Sculpt a zombie: ZBrush Character Creation ebook sneak peek
This chapter I’m back to sculpt a zombie character for you. As usual, before starting any sculpting work, I search for references on the Internet. After some time researching the subject, I came across a zombie image which inspired me to create the model you see here in this article.
The first thing I do is extrude the polygons inside his mouth, because I’ve decided to go for an open mouthed character this time around. To extrude the mouth I open the base mesh in another 3D package (in my case I use Silo for this) and use the Extrude tool in the edges of his mouth (Fig.00a).
I then export the base mesh back to ZBrush to continue work. I also create a simple mesh for the teeth and his tongue (Fig.00b).
To create this I simply created a box in another 3D package and extruded it a few times, pushing the extrusions backwards to create a horseshoe shape. I then exported the base mesh to ZBrush. Using the Move brush, I play around with the model, searching for a good look and shape for my zombie character.
For this character I’m specifically choosing not to work with symmetry, so I’m modelling each side of his face individually. To change his expression I use the Transpose function to open up his mouth. With the Move brush I can then make some necessary corrections to the expression (Fig.01).
With a good shape established, I choose to add one level of subdivision and continue to develop the basic shape, starting to sculpt in his bone structure and facial muscles with the Standard brush.
He’s a very thin character; he’s suffered a lot and so his face must show agony. But remember: at this stage we’re just working on the basic shape only – details are not necessary yet. The objective, as always, is to establish good shape and structure (Fig.02).
Refining the Shape & Adding Major Facial Lines
Once I’m happy with the shape I’ve defined, I select the Clay brush and start refining the shape of his bones and muscles. He’s very thin, so it’s really important here to put all the muscles in the right places. For this, it is of course wise to work with references.
With the Standard brush I sculpt some skin folds below his chin; it’s the expression on his face that brings about this kind of facial deformation. I also add some large wrinkles/creases to his forehead to increase the expression in his face (Fig.03).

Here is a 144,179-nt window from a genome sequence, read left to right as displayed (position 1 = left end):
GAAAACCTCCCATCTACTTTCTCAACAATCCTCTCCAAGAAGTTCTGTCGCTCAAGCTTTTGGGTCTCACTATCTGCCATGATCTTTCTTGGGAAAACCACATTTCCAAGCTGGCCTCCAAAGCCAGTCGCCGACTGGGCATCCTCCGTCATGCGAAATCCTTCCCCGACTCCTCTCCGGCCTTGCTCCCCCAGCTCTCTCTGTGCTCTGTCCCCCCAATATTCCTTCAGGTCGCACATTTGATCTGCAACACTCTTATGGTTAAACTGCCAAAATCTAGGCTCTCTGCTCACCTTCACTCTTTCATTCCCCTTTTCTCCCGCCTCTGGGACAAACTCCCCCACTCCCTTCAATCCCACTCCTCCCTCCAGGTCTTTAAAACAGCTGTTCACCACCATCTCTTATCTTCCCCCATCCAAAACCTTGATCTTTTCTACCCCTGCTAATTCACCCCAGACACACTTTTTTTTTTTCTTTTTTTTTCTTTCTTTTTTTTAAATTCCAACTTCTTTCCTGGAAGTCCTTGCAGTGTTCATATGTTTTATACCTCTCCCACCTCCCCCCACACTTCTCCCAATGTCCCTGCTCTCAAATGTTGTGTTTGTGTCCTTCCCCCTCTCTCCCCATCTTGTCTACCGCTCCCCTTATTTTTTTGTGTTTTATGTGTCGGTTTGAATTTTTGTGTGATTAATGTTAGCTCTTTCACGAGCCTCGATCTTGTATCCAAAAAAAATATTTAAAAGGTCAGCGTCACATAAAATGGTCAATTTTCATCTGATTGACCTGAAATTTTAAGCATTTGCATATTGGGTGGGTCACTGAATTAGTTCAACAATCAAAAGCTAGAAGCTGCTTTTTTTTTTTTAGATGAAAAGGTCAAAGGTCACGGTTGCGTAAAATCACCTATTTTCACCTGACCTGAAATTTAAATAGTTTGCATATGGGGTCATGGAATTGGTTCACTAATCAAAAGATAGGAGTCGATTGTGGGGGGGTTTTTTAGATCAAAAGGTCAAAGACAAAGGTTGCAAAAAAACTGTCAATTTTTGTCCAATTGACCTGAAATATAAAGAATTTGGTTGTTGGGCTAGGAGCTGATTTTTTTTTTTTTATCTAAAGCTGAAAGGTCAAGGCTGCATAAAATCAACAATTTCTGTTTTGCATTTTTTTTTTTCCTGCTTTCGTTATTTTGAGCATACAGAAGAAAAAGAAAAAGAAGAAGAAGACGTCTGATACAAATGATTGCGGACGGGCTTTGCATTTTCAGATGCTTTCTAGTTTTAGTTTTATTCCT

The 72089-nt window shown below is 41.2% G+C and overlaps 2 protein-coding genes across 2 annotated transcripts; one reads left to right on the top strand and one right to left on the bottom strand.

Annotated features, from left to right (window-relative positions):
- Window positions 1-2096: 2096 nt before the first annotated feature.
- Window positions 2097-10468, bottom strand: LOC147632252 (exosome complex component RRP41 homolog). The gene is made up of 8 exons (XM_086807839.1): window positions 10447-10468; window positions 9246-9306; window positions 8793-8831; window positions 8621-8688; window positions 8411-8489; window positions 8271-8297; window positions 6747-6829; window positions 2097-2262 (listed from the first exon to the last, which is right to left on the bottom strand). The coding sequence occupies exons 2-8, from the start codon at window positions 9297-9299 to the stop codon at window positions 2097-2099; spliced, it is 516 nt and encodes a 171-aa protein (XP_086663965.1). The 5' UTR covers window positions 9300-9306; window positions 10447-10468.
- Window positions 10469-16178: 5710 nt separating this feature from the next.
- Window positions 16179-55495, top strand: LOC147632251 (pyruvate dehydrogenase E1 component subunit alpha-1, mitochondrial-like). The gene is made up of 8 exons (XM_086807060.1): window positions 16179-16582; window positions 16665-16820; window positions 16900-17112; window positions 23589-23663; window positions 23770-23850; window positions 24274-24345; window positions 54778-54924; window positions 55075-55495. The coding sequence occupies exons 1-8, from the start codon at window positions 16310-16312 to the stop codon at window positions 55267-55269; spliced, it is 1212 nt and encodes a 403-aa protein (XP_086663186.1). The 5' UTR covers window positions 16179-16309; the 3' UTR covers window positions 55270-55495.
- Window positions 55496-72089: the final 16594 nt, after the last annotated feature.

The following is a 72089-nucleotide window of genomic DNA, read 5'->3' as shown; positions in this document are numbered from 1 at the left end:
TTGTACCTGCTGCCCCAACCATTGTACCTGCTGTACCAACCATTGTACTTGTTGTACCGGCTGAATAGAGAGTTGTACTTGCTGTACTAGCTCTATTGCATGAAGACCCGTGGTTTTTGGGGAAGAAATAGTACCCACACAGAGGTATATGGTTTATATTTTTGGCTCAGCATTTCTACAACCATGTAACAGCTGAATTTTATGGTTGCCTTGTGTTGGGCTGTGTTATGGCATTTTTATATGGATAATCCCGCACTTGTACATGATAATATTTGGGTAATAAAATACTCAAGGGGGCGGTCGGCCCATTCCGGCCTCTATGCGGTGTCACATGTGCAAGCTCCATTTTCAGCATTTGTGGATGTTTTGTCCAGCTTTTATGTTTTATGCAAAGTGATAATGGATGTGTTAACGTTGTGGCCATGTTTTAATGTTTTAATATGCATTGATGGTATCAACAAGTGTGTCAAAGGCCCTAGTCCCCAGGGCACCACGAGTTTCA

Now it’s time to refine the individual shapes, like the nose and eyes, and add further wrinkles and facial lines. Here I use the Clay brush to improve the nose shape, later selecting the Standard brush to create wrinkles around his eyes (Fig.04).
Here it’s very important to refine the shape of the body as well, to keep things in good balance. So, using the Clay brush, I sculpt the breastbone and the top of his rib cage. On his back I go for adding some distinction to his spine (Fig.05).
Muscles, Rotting Skin, Teeth & Tongue
Now it’s time to detail the muscles in his face; for this I use the Clay brush to add volume and the Standard brush with Alpha 28 to add some wrinkles and cavities. I decide to go on and improve his suffering further by rotting part of his skin. For this I make a selection by pressing Ctrl and painting a mask; using the Clay brush I sculpt muscles that appear through the rotting flesh (Fig.06).
For the teeth I select the Standard brush and start to draw the teeth one by one. With the same brush, but now with Alpha 38, I start to add some cavities and refine the divisions between each tooth (Fig.07).
For the tongue I use the Transpose function to add good movement to it, and then select the Standard brush to detail the shape of the tongue. To give it some texture I select the Clay Tubes brush and modify the strokes to Color Spray. To finish up the tongue, I use the Standard brush with Alpha 38 to add some fine wrinkles (Fig.08).
Using the Standard brush with Alpha 38, I refine the skin around the muscles. I do the same for the wrinkles inside his mouth, and on his neck and brow. It’s always really important to work with references, especially for this kind of detailing, because wrinkles have to flow in the right direction for each part of the face in order to achieve believable results.
I select the Clay brush and start to refine the transition between the skin and the muscles in his face, taking care to aim for a natural look to his rotten skin (Fig.09).
Selecting the Clay brush again, I sculpt some skin imperfections and add extra detail to his face. Using the Clay brush with Spray and Alpha 38, I create the little pores and holes in his face and neck; changing the brush to Standard I then add extra wrinkles around his eyes and neck (Fig.10).
Here is the finished model – I hope you like it (Fig.11).